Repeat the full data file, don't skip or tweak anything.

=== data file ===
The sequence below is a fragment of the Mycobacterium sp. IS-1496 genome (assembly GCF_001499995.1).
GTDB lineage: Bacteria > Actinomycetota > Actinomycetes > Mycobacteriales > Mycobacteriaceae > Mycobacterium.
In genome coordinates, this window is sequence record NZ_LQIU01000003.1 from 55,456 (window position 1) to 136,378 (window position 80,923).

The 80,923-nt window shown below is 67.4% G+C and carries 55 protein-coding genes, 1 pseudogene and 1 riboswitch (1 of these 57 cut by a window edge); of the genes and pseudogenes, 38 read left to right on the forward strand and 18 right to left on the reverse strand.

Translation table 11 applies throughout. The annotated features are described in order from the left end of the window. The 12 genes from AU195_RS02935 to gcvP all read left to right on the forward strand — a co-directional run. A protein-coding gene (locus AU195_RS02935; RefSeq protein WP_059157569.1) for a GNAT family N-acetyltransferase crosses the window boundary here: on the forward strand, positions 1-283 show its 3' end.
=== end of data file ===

The sequence below is a fragment of the Mycobacterium sp. IS-1496 genome (assembly GCF_001499995.1).
GTDB lineage: Bacteria > Actinomycetota > Actinomycetes > Mycobacteriales > Mycobacteriaceae > Mycobacterium.
In genome coordinates, this window is sequence record NZ_LQIU01000003.1 from 55,456 (window position 1) to 136,378 (window position 80,923).

The 80,923-nt window shown below is 67.4% G+C and carries 55 protein-coding genes, 1 pseudogene and 1 riboswitch (1 of these 57 cut by a window edge); of the genes and pseudogenes, 38 read left to right on the forward strand and 18 right to left on the reverse strand.

Translation table 11 applies throughout. The annotated features are described in order from the left end of the window. The 12 genes from AU195_RS02935 to gcvP all read left to right on the forward strand — a co-directional run. A protein-coding gene (locus AU195_RS02935; RefSeq protein WP_059157569.1) for a GNAT family N-acetyltransferase crosses the window boundary here: on the forward strand, positions 1-283 show its 3' end.